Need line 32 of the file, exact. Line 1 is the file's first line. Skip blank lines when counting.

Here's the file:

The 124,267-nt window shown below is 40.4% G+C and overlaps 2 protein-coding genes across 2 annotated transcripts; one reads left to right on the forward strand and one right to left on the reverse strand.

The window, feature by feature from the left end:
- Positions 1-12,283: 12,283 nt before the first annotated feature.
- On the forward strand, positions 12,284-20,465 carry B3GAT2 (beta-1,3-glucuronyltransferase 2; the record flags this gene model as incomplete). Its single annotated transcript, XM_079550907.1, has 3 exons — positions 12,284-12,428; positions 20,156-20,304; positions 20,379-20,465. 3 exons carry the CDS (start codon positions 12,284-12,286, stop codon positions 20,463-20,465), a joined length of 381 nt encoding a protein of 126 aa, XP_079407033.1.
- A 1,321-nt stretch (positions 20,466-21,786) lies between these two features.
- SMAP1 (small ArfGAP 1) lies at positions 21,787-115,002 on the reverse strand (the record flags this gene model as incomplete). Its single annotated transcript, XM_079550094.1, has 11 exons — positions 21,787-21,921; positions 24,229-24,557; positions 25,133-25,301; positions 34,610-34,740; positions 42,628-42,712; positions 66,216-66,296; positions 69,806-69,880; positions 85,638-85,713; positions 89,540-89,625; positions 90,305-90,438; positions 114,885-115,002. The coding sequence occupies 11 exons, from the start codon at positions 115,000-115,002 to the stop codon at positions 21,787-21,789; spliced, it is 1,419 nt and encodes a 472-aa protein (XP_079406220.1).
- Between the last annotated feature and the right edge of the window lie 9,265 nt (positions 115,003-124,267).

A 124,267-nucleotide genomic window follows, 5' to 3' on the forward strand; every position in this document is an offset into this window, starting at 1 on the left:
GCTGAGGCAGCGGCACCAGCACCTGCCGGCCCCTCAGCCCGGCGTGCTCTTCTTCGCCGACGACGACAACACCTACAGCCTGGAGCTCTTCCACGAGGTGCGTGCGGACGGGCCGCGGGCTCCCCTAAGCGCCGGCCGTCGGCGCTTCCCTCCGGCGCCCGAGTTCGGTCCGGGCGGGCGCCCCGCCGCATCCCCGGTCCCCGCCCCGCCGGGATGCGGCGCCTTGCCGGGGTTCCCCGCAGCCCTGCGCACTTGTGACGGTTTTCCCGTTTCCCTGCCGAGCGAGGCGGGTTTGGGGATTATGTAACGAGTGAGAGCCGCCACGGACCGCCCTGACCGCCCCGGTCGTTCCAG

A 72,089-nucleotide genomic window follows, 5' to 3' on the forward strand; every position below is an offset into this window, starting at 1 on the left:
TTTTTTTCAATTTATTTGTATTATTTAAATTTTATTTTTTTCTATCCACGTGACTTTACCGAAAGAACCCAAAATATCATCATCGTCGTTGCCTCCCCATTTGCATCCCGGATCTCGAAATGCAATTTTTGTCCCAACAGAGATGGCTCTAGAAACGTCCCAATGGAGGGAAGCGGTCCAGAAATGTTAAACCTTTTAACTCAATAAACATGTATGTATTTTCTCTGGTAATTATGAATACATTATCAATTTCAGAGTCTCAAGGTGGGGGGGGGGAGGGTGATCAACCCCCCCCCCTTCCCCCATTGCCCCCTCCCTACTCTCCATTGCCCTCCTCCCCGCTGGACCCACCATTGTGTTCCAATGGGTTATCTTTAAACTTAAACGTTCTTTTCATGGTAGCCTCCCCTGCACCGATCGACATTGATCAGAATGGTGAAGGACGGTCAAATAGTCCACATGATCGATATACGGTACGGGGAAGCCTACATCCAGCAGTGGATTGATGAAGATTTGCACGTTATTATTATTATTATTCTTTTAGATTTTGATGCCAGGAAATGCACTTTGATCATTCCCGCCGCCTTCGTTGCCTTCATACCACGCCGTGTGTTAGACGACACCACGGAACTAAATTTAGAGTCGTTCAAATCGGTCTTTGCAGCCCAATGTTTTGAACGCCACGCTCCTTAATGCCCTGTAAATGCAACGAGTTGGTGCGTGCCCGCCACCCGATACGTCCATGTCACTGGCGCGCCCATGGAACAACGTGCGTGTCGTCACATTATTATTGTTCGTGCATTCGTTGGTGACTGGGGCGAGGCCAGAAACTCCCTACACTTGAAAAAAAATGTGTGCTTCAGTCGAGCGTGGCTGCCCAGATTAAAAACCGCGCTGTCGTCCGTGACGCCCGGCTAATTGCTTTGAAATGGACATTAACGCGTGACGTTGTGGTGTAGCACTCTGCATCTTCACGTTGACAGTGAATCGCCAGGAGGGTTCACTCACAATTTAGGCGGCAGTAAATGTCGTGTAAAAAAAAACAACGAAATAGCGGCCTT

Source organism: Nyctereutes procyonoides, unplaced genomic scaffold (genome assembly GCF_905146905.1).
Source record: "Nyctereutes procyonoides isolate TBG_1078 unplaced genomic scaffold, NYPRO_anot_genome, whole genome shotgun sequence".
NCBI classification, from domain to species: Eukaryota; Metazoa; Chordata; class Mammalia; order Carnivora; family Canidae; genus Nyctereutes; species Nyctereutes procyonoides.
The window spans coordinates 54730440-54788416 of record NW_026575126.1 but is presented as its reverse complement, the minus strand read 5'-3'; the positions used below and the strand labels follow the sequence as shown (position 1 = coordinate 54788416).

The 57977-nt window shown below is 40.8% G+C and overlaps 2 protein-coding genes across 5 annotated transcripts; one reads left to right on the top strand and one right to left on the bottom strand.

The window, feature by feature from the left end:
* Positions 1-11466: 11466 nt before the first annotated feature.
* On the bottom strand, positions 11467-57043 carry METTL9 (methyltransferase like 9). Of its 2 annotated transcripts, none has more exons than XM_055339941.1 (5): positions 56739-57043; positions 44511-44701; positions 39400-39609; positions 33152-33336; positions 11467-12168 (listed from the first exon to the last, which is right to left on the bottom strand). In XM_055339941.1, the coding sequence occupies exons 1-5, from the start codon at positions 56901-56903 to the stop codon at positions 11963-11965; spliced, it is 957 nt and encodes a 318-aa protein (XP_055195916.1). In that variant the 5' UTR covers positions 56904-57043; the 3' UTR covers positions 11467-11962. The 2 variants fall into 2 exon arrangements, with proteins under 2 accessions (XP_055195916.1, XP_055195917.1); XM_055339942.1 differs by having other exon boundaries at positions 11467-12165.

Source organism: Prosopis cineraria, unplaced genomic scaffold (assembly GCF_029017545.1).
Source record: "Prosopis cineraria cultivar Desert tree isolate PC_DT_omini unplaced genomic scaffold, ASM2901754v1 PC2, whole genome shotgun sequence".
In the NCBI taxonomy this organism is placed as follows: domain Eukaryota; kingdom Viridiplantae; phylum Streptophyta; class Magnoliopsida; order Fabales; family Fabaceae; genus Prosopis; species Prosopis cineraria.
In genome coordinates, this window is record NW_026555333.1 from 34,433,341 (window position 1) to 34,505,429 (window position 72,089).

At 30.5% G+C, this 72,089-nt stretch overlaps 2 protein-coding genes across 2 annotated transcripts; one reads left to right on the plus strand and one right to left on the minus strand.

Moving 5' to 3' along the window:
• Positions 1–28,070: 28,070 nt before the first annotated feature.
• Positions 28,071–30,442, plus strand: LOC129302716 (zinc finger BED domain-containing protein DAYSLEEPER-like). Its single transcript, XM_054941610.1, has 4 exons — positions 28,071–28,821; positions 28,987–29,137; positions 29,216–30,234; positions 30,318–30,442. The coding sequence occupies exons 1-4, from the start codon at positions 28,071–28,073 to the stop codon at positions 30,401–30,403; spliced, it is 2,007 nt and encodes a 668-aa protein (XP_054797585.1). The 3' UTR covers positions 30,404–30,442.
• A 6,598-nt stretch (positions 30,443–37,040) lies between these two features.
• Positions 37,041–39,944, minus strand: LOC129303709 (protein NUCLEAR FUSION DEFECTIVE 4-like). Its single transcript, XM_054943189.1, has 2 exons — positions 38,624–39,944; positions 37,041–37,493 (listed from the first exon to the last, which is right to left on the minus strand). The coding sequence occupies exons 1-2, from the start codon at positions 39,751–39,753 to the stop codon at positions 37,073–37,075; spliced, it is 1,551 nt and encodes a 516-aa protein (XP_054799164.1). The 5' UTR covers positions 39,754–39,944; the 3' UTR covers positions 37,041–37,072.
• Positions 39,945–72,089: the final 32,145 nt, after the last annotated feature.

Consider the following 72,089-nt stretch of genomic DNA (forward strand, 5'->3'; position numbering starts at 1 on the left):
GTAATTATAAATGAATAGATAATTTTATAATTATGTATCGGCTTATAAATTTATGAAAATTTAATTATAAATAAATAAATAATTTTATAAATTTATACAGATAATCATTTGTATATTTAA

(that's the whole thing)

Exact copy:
GTAATTATAAATGAATAGATAATTTTATAATTATGTATCGGCTTATAAATTTATGAAAATTTAATTATAAATAAATAAATAATTTTATAAATTTATACAGATAATCATTTGTATATTTAA